Things I learned from Ashley Madison's sexist, size-ist campaign

Ashley Madison has been making a walk of shame on the blogosphere* lately with a holy-shit-I-can’t-believe-they-went-there campaign — even for a company that profits off of people to cheating on their spouses.

Fat = Ugly. If you’ve ever stepped outside your door, you’ll have noticed this kind of messaging. But I’m not sure if I’ve ever seen it spelled out like this. The ad, with nary a hint of subtleness to be found, gives you one skinny-hot girl who hits the stereotype on the mark VS one who’s a size 32. You as the viewer don’t get to choose between the two, thanks to the we’ll-do-the-thinking-for-you checkmarks. It doesn’t take into account that, for the variety of shapes and sizes bodies come in, so do personal preferences. Incidentally, the plus-size woman in the ad is a porn star (she also has a name! It’s Jacqueline, or Juicy Jacky if you’re looking for her adult alias) whose image the folks from AM legally found on Getty.

It’s okay to cheat on fat people. “Let’s face it, sweetheart, we’ve been together for a long time, but I just feel like our relationship has been stagnant, you know? Look baby, it’s not me, it’s you! How am I supposed to be attracted to you when you look like that? You we’re practically asking for me to have an affair!” … 

In fact, it’s okay to cheat on people. I’ve never paid much attention to Ashley Madison, for a few reasons. 1. Online match-making isn’t really my thing, 2. I’ve never been married, 3. If I were to have a hypothetical affair on my hypothetical spouse, I would at least go through the hassle of finding a suitable partner myself. Isn’t sneaking around half the fun about having an affair? (Is it? Like I said, I’ve never had one.) Anyways, AM’s mantra is about giving people who are already married “something more.” In an interview with Business Week**, Noel Biderman, CEO of Ashley Madison’s parent company Avid Life Media, referred to his site as a “marriage saver […] Do you think if you stop allowing divorce attorneys to advertise, we would stop people from getting divorced?” he says.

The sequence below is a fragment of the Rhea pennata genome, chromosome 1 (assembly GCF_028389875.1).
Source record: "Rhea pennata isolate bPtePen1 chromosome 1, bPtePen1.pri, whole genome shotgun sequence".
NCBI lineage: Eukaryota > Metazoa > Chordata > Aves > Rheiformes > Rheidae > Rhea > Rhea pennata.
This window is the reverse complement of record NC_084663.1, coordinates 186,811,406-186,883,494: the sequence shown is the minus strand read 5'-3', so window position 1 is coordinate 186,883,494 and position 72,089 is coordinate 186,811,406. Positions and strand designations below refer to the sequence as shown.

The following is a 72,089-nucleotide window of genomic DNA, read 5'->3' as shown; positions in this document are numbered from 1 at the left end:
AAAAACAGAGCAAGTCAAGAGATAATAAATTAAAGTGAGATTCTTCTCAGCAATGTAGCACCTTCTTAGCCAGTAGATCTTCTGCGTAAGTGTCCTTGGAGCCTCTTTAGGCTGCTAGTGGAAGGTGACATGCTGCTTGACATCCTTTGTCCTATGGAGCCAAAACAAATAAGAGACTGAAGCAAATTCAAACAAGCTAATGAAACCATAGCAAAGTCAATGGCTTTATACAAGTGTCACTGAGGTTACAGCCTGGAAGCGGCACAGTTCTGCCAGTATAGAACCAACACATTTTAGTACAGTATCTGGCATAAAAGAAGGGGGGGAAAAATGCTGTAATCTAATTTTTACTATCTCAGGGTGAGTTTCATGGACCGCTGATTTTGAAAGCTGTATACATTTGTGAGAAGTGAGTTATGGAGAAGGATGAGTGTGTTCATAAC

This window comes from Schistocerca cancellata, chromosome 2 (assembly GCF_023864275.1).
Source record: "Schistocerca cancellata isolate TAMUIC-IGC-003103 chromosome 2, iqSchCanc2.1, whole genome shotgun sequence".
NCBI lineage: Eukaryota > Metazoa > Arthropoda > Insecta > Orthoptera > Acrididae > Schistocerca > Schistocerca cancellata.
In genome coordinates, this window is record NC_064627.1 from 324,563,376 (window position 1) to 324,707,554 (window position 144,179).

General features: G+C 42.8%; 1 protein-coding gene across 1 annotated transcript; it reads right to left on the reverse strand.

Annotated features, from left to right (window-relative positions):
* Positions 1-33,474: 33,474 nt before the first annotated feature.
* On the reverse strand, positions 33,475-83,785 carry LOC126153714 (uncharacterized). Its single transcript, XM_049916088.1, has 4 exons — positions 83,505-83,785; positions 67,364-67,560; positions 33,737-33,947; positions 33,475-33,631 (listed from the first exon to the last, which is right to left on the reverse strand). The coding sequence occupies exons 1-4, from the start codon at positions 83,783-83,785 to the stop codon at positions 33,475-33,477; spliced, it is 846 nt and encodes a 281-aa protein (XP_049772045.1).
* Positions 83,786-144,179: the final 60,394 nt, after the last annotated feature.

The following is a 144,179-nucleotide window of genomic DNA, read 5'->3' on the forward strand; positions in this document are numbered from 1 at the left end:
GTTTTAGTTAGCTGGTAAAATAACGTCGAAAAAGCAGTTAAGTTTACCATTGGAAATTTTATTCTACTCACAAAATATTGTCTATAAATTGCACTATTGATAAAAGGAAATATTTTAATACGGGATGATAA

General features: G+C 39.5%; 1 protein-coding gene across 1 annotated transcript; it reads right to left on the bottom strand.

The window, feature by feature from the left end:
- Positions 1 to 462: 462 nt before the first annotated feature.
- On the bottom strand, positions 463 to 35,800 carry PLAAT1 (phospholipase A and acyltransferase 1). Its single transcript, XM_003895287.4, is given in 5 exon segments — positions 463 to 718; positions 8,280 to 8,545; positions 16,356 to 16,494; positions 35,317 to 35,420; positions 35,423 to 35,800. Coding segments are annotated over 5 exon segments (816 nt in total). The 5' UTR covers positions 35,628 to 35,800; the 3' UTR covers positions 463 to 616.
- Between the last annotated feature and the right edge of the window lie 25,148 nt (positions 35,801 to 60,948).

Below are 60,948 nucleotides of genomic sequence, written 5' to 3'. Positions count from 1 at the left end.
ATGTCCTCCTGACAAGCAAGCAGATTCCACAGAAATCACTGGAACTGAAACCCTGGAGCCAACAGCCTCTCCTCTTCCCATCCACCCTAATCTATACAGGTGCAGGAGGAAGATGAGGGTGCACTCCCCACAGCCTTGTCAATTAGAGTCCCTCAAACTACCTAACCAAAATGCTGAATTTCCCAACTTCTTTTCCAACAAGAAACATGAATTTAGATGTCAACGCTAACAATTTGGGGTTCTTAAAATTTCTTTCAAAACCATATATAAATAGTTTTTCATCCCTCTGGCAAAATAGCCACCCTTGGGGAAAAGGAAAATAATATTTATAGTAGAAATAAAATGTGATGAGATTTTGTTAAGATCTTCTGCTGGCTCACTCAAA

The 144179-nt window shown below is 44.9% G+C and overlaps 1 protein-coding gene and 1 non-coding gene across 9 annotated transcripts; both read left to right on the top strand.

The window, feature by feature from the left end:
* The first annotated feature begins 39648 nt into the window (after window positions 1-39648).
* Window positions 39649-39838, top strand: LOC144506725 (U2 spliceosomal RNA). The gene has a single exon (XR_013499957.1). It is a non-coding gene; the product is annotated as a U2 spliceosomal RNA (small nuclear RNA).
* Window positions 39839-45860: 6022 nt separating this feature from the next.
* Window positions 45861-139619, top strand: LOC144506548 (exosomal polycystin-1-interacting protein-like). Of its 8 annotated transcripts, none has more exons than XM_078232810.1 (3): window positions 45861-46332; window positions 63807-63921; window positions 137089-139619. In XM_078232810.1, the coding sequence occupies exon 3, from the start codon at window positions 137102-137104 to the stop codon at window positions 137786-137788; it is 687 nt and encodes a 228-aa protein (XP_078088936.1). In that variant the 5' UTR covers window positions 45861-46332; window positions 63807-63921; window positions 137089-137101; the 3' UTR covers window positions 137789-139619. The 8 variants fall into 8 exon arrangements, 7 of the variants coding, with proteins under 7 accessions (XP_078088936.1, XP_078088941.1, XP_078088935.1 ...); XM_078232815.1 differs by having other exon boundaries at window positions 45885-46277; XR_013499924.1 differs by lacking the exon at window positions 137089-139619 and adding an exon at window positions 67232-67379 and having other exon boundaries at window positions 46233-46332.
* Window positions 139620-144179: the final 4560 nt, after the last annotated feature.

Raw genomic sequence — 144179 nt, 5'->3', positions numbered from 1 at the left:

The plot thickens: Jacqueline wrote a rebuttal in Jezebel***, where she explains these photos were taken at an early point in her career by a photographer friend and that she wasn’t aware the photos would be distributed to stock photo sites. “Contributing to this widespread and creeping depression by suggesting, blatantly and without pretense, that fat people are patently undeserving of love and loyalty is repulsive. It is incumbent upon advertisers, and society at large, to act responsibly before foisting something like this onto the world,” she writes. 

On that note, Noel Biderman is a douche bag. Biderman sent a written response to Jezebel soon after her post was published. In it, he writes that this is the best thing that could have ever happened to this woman. “Despite what she may want you to think, she is reaping the press for her own pornography website.” Even if that’s so, let’s just acknowledge that he makes zero attempt at justifying the message behind these ads. He blows it off with the staunch arrogance ostensibly required for being the CEO of Ashley Madison (and thus being able to sleep at night). 

What I don’t get is what Biderman has been doing for the last few years (hiding under a rock on Mars with his fingers in his ears?) that he thought, with the uphill PR battle that running a company like AM comes with, with the stats upon stats of eating disorders, breakdowns and ten-year-olds on a diet, that this sort of advertising is okay. My god man, PICK UP A NEWSPAPER.

So maybe Biderman’s site really is a “public service” of sorts, and maybe it has saved marriages. But when it comes to ads promoting misogyny and scraping the bottom of the self esteem barrel, there’s gotta be a better way to do it.  

~ Elli Stuhler


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